Exoplanets evolving in a tight binary star system are in a risky environment: US astronomers have developed models that show how these worlds are easily flung into space more often than average. The researchers therefore suspect that in such systems exoplanets are found significantly less frequently.
Previous observations have suggested that in our Milky Way galaxy, binary systems are more common than single stars. Mysteriously, these binary systems have fewer exoplanets than one would expect based on statistical probability. There seems to be something preventing planets from staying longer in these systems, especially in binary systems with an orbital period of less than 7.5 days. David Fleming from the University of Washington has now come up with a solution to this puzzle together with his colleagues.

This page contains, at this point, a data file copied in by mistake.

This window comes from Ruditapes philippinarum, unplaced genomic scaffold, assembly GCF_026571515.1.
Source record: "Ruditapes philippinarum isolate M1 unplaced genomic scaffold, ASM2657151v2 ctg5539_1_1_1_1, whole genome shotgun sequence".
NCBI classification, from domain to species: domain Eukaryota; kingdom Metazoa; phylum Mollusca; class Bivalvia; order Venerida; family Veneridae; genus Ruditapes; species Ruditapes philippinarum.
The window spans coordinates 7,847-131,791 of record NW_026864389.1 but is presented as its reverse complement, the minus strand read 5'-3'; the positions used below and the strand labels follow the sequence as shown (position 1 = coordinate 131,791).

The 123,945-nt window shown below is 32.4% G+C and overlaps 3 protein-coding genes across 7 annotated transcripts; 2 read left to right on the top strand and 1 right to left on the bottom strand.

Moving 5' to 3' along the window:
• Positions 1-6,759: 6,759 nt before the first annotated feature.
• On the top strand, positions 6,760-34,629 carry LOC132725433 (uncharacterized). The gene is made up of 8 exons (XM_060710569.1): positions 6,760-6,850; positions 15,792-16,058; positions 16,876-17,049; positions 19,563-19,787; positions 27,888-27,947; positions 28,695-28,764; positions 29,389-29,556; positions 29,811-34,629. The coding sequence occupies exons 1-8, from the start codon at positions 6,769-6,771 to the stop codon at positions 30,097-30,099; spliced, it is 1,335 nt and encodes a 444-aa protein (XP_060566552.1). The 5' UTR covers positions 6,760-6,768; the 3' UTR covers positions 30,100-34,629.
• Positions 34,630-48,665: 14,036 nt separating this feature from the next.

The researchers developed a number of binary system computer models and examined which forces occur there. Their results show that when two stars circle each other at very close intervals, their originally elliptical orbits become circular over time. In addition, their rotational speed is also reduced.
This development causes the two stars to move farther apart. “A part of the torque from the stellar rotation concerns the orbits of the stars around each other,” explains Fleming. “That makes their orbits larger.” This is not good news for existing exoplanets: with the growth of the orbits of the stars, even the zone in which stable planetary orbits are possible continues to move outward.
The simulations showed that in 87 percent of all close binary star systems at least one exoplanet is flung away – with conservative assumptions. In fact, according to the scientists, the value could even be 99 percent. For Fleming these numbers mean above all that one could exclude some binary systems from the outset in the search for in particular earth-like exoplanets, which will help to save time and resources.